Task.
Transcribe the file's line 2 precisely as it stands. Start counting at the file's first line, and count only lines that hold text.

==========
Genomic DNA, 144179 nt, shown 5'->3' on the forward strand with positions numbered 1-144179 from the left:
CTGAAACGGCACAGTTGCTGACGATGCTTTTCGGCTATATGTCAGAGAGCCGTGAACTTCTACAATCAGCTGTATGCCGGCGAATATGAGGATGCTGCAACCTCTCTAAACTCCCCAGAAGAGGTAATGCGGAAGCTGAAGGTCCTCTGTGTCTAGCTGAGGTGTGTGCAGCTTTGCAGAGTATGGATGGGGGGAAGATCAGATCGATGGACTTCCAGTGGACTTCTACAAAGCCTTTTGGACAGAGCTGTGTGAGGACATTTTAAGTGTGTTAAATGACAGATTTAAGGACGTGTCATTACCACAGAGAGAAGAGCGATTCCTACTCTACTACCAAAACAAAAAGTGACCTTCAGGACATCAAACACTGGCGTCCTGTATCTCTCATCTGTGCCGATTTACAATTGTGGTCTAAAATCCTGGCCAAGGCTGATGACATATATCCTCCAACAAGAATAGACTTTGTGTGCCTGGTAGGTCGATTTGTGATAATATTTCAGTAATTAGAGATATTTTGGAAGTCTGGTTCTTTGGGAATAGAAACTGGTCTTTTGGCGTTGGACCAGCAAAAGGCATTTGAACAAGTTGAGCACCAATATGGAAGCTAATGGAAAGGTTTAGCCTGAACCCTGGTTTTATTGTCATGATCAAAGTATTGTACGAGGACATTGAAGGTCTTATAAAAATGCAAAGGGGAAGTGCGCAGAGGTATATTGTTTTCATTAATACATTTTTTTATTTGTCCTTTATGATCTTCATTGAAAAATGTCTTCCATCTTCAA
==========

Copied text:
CTGAAACGGCACAGTTGCTGACGATGCTTTTCGGCTATATGTCAGAGAGCCGTGAACTTCTACAATCAGCTGTATGCCGGCGAATATGAGGATGCTGCAACCTCTCTAAACTCCCCAGAAGAGGTAATGCGGAAGCTGAAGGTCCTCTGTGTCTAGCTGAGGTGTGTGCAGCTTTGCAGAGTATGGATGGGGGGAAGATCAGATCGATGGACTTCCAGTGGACTTCTACAAAGCCTTTTGGACAGAGCTGTGTGAGGACATTTTAAGTGTGTTAAATGACAGATTTAAGGACGTGTCATTACCACAGAGAGAAGAGCGATTCCTACTCTACTACCAAAACAAAAAGTGACCTTCAGGACATCAAACACTGGCGTCCTGTATCTCTCATCTGTGCCGATTTACAATTGTGGTCTAAAATCCTGGCCAAGGCTGATGACATATATCCTCCAACAAGAATAGACTTTGTGTGCCTGGTAGGTCGATTTGTGATAATATTTCAGTAATTAGAGATATTTTGGAAGTCTGGTTCTTTGGGAATAGAAACTGGTCTTTTGGCGTTGGACCAGCAAAAGGCATTTGAACAAGTTGAGCACCAATATGGAAGCTAATGGAAAGGTTTAGCCTGAACCCTGGTTTTATTGTCATGATCAAAGTATTGTACGAGGACATTGAAGGTCTTATAAAAATGCAAAGGGGAAGTGCGCAGAGGTATATTGTTTTCATTAATACATTTTTTTATTTGTCCTTTATGATCTTCATTGAAAAATGTCTTCCATCTTCAA